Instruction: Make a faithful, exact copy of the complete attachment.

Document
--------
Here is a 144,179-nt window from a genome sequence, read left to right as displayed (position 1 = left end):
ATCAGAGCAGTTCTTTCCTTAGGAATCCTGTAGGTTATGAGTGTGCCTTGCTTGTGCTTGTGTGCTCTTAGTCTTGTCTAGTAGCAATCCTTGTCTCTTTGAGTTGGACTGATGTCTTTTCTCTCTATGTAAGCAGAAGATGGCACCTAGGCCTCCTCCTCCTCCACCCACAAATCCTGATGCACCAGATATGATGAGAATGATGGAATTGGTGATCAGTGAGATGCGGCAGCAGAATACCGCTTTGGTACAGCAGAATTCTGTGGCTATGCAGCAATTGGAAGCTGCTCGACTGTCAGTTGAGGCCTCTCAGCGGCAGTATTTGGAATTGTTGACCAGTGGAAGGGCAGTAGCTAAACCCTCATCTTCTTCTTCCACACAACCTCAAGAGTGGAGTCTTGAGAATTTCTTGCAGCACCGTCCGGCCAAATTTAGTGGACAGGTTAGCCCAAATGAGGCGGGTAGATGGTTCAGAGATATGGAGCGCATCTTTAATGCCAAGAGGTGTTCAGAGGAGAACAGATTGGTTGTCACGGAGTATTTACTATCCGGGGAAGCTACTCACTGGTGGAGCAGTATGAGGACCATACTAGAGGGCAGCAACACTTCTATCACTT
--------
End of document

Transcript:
Here is a 144,179-nt window from a genome sequence, read left to right as displayed (position 1 = left end):
ATCAGAGCAGTTCTTTCCTTAGGAATCCTGTAGGTTATGAGTGTGCCTTGCTTGTGCTTGTGTGCTCTTAGTCTTGTCTAGTAGCAATCCTTGTCTCTTTGAGTTGGACTGATGTCTTTTCTCTCTATGTAAGCAGAAGATGGCACCTAGGCCTCCTCCTCCTCCACCCACAAATCCTGATGCACCAGATATGATGAGAATGATGGAATTGGTGATCAGTGAGATGCGGCAGCAGAATACCGCTTTGGTACAGCAGAATTCTGTGGCTATGCAGCAATTGGAAGCTGCTCGACTGTCAGTTGAGGCCTCTCAGCGGCAGTATTTGGAATTGTTGACCAGTGGAAGGGCAGTAGCTAAACCCTCATCTTCTTCTTCCACACAACCTCAAGAGTGGAGTCTTGAGAATTTCTTGCAGCACCGTCCGGCCAAATTTAGTGGACAGGTTAGCCCAAATGAGGCGGGTAGATGGTTCAGAGATATGGAGCGCATCTTTAATGCCAAGAGGTGTTCAGAGGAGAACAGATTGGTTGTCACGGAGTATTTACTATCCGGGGAAGCTACTCACTGGTGGAGCAGTATGAGGACCATACTAGAGGGCAGCAACACTTCTATCACTT